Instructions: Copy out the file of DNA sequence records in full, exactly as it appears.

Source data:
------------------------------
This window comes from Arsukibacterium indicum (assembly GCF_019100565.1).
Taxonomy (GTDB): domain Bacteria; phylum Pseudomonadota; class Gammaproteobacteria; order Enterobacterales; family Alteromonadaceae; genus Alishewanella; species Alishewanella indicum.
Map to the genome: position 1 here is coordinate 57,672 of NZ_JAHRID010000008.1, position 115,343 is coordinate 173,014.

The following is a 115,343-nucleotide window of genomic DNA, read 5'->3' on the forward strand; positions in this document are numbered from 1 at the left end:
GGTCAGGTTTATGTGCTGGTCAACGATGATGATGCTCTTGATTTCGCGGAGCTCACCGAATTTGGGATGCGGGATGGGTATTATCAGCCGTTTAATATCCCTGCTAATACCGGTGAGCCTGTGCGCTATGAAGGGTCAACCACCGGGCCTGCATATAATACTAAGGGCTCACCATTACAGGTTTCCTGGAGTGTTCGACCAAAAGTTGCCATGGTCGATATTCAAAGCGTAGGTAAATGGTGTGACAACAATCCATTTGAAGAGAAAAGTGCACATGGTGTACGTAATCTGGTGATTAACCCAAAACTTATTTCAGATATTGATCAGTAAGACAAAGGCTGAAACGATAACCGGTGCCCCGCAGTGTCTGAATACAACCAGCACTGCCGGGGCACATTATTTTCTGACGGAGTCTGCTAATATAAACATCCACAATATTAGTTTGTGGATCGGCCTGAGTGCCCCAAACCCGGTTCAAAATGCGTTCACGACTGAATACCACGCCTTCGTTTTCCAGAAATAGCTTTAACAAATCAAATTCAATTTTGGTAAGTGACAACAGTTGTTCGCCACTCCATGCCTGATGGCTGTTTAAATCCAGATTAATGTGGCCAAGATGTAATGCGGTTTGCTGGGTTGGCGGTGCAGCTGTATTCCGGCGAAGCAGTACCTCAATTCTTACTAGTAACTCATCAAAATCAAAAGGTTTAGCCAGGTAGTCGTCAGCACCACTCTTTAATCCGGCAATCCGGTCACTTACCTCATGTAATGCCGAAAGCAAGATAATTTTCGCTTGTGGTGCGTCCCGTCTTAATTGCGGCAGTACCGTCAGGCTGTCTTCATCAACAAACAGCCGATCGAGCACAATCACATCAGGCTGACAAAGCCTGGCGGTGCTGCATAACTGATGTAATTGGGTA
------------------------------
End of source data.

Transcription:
This window comes from Arsukibacterium indicum (assembly GCF_019100565.1).
Taxonomy (GTDB): domain Bacteria; phylum Pseudomonadota; class Gammaproteobacteria; order Enterobacterales; family Alteromonadaceae; genus Alishewanella; species Alishewanella indicum.
Map to the genome: position 1 here is coordinate 57,672 of NZ_JAHRID010000008.1, position 115,343 is coordinate 173,014.

The following is a 115,343-nucleotide window of genomic DNA, read 5'->3' on the forward strand; positions in this document are numbered from 1 at the left end:
GGTCAGGTTTATGTGCTGGTCAACGATGATGATGCTCTTGATTTCGCGGAGCTCACCGAATTTGGGATGCGGGATGGGTATTATCAGCCGTTTAATATCCCTGCTAATACCGGTGAGCCTGTGCGCTATGAAGGGTCAACCACCGGGCCTGCATATAATACTAAGGGCTCACCATTACAGGTTTCCTGGAGTGTTCGACCAAAAGTTGCCATGGTCGATATTCAAAGCGTAGGTAAATGGTGTGACAACAATCCATTTGAAGAGAAAAGTGCACATGGTGTACGTAATCTGGTGATTAACCCAAAACTTATTTCAGATATTGATCAGTAAGACAAAGGCTGAAACGATAACCGGTGCCCCGCAGTGTCTGAATACAACCAGCACTGCCGGGGCACATTATTTTCTGACGGAGTCTGCTAATATAAACATCCACAATATTAGTTTGTGGATCGGCCTGAGTGCCCCAAACCCGGTTCAAAATGCGTTCACGACTGAATACCACGCCTTCGTTTTCCAGAAATAGCTTTAACAAATCAAATTCAATTTTGGTAAGTGACAACAGTTGTTCGCCACTCCATGCCTGATGGCTGTTTAAATCCAGATTAATGTGGCCAAGATGTAATGCGGTTTGCTGGGTTGGCGGTGCAGCTGTATTCCGGCGAAGCAGTACCTCAATTCTTACTAGTAACTCATCAAAATCAAAAGGTTTAGCCAGGTAGTCGTCAGCACCACTCTTTAATCCGGCAATCCGGTCACTTACCTCATGTAATGCCGAAAGCAAGATAATTTTCGCTTGTGGTGCGTCCCGTCTTAATTGCGGCAGTACCGTCAGGCTGTCTTCATCAACAAACAGCCGATCGAGCACAATCACATCAGGCTGACAAAGCCTGGCGGTGCTGCATAACTGATGTAATTGGGTA